The other best way around Singapore is the taxi. It typically costs SGD $5 – $10 depending on the distance. Night charges get higher. I never used a taxi by myself. But when I traveled with my family, we used taxis everywhere. It’d cost almost the same via public transport and we could get around without much hassle.
You’ll find dedicated taxi stands in most places you visit. But it’s tougher to get a taxi when on the inner paths of Chinatown or Little India. The best alternative is to make use of Uber or Grab for booking your taxi. These aren’t SMRT taxis and can sometimes have no indication that it’s your cab.
As for the pricing, they don’t differ much as all Singapore taxis run on their meters, and Grab charges fixed rates for the distances.
Insider Travel Tips for Singapore
I wasn’t sure about adding this section as I’ve already sprinkled its bitsy tips here and there. But there are quite a few things that I’ve yet to address. And some tips on how you could save more while traveling SG.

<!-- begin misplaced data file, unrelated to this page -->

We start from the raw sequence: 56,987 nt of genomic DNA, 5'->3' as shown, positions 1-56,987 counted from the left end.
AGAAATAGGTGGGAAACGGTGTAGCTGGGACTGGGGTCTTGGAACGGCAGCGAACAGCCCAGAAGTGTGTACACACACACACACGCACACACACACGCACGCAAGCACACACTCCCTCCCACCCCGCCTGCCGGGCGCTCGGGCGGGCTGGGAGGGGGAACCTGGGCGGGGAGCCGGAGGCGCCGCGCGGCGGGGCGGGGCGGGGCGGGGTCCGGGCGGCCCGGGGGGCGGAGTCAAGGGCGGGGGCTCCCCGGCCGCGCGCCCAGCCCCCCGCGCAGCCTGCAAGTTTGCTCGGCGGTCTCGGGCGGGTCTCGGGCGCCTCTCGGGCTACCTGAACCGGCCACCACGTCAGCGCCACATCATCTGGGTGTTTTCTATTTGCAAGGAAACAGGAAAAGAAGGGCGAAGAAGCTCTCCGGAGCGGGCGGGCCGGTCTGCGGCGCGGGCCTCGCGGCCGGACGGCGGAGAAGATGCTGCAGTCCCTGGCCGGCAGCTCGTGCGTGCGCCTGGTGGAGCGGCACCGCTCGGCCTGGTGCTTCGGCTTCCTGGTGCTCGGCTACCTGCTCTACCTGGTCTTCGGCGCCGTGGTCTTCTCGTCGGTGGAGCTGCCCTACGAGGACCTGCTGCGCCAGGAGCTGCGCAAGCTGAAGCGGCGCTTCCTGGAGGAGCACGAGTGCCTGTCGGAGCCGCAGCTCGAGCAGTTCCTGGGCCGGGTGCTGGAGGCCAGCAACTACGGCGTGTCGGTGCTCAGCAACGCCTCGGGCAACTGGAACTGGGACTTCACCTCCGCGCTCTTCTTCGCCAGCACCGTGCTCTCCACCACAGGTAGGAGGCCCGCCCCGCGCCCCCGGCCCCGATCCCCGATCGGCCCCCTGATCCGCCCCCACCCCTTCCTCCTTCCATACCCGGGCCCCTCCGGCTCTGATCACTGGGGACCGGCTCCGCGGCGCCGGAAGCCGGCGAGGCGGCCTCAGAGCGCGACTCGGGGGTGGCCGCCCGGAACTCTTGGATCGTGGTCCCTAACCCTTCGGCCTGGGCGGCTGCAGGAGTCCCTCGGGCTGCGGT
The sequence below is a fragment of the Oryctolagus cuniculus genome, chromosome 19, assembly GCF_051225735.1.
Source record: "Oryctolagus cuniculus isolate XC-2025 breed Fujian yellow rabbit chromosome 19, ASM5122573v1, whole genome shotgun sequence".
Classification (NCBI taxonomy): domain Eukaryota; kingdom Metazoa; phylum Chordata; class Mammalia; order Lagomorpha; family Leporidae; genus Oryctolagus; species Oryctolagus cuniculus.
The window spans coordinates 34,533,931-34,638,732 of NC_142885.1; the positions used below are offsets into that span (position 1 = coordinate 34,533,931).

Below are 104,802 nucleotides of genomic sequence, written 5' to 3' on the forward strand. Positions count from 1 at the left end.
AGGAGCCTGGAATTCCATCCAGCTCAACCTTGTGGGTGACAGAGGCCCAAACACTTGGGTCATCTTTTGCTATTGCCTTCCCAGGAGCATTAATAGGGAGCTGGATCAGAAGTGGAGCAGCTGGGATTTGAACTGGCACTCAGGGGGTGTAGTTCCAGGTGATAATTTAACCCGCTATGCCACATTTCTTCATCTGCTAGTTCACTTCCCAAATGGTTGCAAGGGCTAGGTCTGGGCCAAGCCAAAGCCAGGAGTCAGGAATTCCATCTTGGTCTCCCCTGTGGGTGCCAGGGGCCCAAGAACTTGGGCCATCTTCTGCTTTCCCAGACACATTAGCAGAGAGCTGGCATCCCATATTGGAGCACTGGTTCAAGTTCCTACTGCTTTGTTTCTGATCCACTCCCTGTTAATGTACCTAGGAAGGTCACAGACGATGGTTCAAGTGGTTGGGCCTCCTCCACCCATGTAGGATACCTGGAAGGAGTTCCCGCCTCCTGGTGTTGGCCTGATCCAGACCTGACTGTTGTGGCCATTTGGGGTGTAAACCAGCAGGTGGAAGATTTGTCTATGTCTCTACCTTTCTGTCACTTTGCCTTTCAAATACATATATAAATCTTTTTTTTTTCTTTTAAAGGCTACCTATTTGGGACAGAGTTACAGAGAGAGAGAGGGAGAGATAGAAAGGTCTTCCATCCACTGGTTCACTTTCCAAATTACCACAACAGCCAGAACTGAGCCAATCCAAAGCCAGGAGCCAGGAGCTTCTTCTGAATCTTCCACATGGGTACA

Here are some of my Insider Singapore travel tips:
- Book your accommodation in advance: The weekends don’t stand a chance in Singapore. Be it hostels or luxury hotels, they literally get booked out. Book your stay in advance and for better prices too. I recommend using Booking.com as you get to book first and pay later where you can check on the accommodation before paying for it.
- Keep your documents handy: When checking into a hotel or sometimes at random checks in MRT stations, they ask for identity verification. I’ve faced a random check myself. Keep your passport, travel insurance, and vaccination certificate handy at such times.
- Top up a little extra on your EZ-link card: Sure, this might be your only visit to Singapore, but I’d still suggest topping up your card extra. Some public shuttles don’t accept cash if you’re low on the EZ-link top-up. To avoid the hustle, keep your card topped up extra. You can always refund your money at the MRT ticketing centers.
- Smile at people: Like in Indonesia, people in Singapore are hospitable, no matter where you come from and where you visit. Be it workers, the police, shopkeepers, or just strangers in the MRT, they’re all hospitable. Respect and smile at them everywhere you go as a polite gesture. Be aware of talking about religion or politics – Singapore is diverse yet lives closely together. It takes its respect towards cultures seriously.